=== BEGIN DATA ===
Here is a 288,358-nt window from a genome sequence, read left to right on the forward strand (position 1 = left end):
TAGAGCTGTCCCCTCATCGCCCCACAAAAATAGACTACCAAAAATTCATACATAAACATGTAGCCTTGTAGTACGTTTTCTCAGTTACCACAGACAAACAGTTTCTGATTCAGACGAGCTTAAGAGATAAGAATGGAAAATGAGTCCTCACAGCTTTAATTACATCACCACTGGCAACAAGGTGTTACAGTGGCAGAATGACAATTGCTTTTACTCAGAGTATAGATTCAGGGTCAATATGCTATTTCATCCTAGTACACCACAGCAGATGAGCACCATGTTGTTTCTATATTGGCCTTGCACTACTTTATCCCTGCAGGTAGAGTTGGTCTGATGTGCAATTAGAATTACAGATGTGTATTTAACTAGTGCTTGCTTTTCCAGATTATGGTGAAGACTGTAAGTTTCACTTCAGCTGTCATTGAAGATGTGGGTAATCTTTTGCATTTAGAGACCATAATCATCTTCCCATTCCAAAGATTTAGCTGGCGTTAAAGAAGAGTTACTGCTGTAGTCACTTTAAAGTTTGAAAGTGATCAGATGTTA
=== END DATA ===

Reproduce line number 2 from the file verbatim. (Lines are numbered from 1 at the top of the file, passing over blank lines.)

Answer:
TAGAGCTGTCCCCTCATCGCCCCACAAAAATAGACTACCAAAAATTCATACATAAACATGTAGCCTTGTAGTACGTTTTCTCAGTTACCACAGACAAACAGTTTCTGATTCAGACGAGCTTAAGAGATAAGAATGGAAAATGAGTCCTCACAGCTTTAATTACATCACCACTGGCAACAAGGTGTTACAGTGGCAGAATGACAATTGCTTTTACTCAGAGTATAGATTCAGGGTCAATATGCTATTTCATCCTAGTACACCACAGCAGATGAGCACCATGTTGTTTCTATATTGGCCTTGCACTACTTTATCCCTGCAGGTAGAGTTGGTCTGATGTGCAATTAGAATTACAGATGTGTATTTAACTAGTGCTTGCTTTTCCAGATTATGGTGAAGACTGTAAGTTTCACTTCAGCTGTCATTGAAGATGTGGGTAATCTTTTGCATTTAGAGACCATAATCATCTTCCCATTCCAAAGATTTAGCTGGCGTTAAAGAAGAGTTACTGCTGTAGTCACTTTAAAGTTTGAAAGTGATCAGATGTTA